Google Opens The (Vaultlike) Door To Its Anti-Fraud Team For The First Time
The team of 100 is tasked with decoding the tactics of the cyber criminals that are costing the industry billions in ad fraud.
In Februrary, 2014, Google acquired the small but potent anti-fraud firm spider.io. In 2013, London-based outfit, headed by Douglas de Jager, gained attention for discovering the Chameleon botnet that infected over 120,000 computers and cost advertisers over $6 million a month by serving up over 9 billion of fraudulent ad impressions.
At the time of the acquisition, I wrote that de Jager would now stand to have a much bigger impact on shaping the way the industry as a whole fights fraudulent ad traffic from inside the biggest seller of online advertising. AdAge’s Alex Kantrowitz embeded with the team and, in a great read shares what de Jager and his group of more than 100 in Google’s anti-fraud unit have been up to. It marks the first time Google has opened the doors to its secretive anti-fraud team (other team members quoted in the article declined to give their last names due to safety fears given they’re trying to beat cyber criminals sucking billions out of the industry).
Digital advertising is, as de Jager describes it, the last frontier (until the next thing comes along) for hackers now that security measures in the banking, credit card and bitcoin markets have tightened and made malware much less profitable. “We’re at a point now where malware is being used principally for ad fraud,” de Jager told Kantrowitz. And it’s becoming more and more sophisticated.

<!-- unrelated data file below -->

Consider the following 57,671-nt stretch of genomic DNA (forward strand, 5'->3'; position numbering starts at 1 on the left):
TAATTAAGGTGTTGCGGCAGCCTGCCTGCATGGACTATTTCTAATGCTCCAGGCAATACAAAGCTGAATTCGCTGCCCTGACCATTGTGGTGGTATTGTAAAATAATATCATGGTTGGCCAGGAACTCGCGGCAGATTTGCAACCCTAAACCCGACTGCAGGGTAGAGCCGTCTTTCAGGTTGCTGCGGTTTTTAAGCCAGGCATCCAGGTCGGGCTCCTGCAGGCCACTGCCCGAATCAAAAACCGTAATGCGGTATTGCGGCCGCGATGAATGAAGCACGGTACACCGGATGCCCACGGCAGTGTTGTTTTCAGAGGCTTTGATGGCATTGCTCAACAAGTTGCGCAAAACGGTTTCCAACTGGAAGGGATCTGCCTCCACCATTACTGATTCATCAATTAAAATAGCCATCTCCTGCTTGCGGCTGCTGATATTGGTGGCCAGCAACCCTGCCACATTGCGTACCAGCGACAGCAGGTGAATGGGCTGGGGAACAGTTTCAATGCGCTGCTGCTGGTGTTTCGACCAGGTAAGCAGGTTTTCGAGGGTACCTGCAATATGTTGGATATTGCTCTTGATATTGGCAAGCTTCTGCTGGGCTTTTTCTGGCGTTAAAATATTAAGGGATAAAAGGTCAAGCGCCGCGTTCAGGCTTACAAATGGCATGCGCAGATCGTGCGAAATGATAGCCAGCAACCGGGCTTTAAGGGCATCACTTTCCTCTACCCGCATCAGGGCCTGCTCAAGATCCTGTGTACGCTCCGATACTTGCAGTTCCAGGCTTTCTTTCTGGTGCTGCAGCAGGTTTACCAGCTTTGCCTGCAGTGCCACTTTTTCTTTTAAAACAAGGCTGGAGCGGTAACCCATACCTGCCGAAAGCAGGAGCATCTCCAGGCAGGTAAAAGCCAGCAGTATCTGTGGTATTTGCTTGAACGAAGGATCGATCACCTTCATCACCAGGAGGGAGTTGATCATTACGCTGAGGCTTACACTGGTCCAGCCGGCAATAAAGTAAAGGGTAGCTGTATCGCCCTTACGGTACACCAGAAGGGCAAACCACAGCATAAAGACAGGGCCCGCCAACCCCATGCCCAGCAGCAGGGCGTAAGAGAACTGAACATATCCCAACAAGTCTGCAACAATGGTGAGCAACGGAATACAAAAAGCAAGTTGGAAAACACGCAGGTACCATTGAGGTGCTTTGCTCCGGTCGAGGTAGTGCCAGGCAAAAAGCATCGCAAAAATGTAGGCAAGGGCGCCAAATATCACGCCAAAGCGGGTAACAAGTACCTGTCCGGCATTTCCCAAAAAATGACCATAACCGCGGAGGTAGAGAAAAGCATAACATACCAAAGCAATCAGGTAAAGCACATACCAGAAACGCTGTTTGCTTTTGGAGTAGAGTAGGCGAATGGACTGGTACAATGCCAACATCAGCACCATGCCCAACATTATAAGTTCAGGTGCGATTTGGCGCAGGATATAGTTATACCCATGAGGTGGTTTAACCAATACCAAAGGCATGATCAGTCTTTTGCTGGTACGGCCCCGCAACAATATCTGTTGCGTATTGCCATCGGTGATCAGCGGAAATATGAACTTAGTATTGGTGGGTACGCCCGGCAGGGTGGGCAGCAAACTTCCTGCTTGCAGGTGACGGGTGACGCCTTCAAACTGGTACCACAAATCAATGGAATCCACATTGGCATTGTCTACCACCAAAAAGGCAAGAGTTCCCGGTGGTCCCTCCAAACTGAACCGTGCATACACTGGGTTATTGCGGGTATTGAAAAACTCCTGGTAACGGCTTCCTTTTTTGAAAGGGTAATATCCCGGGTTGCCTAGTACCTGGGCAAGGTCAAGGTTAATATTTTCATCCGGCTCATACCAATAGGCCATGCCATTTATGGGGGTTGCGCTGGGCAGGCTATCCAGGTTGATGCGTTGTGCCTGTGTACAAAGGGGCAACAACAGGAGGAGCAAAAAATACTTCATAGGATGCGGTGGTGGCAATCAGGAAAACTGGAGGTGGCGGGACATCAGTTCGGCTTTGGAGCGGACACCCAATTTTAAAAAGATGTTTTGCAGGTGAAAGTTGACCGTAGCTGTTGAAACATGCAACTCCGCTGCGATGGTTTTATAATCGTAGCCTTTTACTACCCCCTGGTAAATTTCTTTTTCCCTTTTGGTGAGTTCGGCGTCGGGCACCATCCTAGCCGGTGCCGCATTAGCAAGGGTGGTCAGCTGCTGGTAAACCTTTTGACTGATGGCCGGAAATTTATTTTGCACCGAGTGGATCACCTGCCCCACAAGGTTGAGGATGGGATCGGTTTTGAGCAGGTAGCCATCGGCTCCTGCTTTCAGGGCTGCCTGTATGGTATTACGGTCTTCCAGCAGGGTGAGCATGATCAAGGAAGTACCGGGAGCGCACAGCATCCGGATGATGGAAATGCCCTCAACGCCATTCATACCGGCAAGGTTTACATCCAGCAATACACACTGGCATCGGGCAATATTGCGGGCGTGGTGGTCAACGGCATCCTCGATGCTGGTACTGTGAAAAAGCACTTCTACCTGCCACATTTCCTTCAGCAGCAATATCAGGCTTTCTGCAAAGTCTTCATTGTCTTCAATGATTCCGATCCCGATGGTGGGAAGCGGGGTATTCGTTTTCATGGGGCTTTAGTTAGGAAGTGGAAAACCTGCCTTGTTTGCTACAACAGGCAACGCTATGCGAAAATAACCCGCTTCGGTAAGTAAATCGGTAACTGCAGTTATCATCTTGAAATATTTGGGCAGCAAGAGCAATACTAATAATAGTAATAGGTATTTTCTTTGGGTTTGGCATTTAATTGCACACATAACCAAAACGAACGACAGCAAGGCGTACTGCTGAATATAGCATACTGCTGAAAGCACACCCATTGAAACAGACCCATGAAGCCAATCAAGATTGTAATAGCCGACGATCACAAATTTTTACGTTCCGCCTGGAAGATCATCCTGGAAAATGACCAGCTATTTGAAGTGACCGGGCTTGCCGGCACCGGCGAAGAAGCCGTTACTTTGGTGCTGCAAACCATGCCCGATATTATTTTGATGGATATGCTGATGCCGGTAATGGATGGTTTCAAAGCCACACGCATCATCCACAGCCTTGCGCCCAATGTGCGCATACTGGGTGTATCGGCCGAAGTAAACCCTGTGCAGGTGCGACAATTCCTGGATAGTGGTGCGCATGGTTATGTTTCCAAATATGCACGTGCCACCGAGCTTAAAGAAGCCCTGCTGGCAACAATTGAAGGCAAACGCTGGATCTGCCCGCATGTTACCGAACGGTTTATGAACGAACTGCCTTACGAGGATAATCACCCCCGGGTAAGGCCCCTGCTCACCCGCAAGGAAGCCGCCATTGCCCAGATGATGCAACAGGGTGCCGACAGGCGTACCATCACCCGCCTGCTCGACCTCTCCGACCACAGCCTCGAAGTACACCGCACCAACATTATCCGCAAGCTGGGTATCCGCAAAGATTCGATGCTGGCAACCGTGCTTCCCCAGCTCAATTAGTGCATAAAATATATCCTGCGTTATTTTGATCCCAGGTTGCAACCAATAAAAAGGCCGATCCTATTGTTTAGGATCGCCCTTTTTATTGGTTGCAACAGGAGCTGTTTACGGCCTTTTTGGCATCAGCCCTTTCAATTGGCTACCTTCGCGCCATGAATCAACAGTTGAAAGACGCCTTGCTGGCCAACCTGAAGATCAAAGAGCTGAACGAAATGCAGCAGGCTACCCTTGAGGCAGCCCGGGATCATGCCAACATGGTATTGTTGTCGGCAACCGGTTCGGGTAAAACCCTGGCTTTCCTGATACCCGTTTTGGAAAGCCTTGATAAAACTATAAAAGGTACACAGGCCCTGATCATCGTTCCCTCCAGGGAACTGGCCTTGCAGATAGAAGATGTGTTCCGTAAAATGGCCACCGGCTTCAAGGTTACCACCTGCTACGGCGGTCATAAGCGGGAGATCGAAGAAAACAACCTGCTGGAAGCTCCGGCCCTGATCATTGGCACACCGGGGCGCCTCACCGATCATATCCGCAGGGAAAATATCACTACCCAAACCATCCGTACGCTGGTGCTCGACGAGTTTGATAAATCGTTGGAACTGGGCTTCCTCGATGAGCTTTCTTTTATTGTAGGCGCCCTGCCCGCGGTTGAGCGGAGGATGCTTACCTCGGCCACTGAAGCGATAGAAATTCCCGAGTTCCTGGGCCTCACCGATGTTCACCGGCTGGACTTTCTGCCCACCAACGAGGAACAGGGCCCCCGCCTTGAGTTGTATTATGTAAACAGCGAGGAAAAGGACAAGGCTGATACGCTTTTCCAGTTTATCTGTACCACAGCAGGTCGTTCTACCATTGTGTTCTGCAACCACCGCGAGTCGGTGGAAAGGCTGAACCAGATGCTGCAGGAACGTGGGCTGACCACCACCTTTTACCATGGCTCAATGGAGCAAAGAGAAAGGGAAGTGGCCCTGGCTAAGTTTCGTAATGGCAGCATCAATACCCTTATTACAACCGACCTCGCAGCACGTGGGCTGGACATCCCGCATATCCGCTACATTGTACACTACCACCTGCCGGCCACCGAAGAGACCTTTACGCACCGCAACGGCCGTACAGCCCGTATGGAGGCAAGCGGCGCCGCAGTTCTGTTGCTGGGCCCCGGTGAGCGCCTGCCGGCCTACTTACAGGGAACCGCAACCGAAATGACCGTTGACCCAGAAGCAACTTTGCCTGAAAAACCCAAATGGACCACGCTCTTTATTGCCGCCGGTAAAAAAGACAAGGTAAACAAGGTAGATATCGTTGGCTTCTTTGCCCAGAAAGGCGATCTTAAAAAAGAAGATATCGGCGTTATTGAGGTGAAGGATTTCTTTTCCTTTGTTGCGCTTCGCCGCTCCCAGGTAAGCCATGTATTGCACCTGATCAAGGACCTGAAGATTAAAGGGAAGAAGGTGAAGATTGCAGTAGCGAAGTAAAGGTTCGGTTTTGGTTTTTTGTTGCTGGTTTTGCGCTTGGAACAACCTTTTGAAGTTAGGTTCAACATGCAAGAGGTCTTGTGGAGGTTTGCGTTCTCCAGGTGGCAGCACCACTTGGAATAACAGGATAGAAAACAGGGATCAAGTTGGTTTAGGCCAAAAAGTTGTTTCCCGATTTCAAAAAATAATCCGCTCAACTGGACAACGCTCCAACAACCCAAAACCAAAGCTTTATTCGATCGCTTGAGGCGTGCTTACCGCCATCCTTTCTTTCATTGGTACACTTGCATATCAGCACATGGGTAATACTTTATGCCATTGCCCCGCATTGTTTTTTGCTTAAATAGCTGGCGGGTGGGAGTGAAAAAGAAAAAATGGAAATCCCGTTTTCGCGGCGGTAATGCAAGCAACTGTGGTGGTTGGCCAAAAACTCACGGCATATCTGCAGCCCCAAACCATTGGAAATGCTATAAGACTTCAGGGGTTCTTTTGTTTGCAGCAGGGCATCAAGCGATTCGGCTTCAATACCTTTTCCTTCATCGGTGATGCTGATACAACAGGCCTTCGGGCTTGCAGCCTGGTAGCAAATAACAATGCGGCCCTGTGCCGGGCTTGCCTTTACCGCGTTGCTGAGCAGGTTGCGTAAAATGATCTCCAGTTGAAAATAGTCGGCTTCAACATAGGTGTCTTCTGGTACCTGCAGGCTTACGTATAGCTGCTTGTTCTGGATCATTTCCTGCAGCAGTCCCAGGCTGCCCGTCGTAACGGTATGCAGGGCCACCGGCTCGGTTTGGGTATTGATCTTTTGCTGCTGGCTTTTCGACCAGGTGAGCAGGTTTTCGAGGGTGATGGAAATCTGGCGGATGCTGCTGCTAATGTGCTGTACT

The hands-on examples and visualizations the team shares are particularly interesting. The group uses a super-charged computing system dubbed Powerdrill to analyze traffic. Here’s one scenario:
Another member of the team, Phil, slid up to the monitors and opened a Powerdrill screen showing a monster piece of traffic originating almost entirely from four IP addresses and one web server. The traffic, clearly all the work of some central entity, generated 100 million ad clicks on a single Google network over the course of just ten days. “This is real traffic,” Phil explained. “This is using data from three days ago.”
Turns out, however, that this isn’t botnet traffic, it’s coming from an ad verification service, that for whatever reason has chosen to pass itself off as “human”, and it’s still live. “This has potential to be artificially inflating the clickthrough rate of advertising campaigns quite significantly across the board,” Phil noted.
In another first, Kontrowitz adds, the Google team will soon start publishing information on bad traffic, with disclosures on their findings from the type of traffic created by that ad verification company to details on certain botnets. The hope is others will also share their own findings in an industry effort to make malware as unprofitable in digital advertising as it’s become in other sectors.
Check out the full article, Inside Google’s Secret War Against Ad Fraud.
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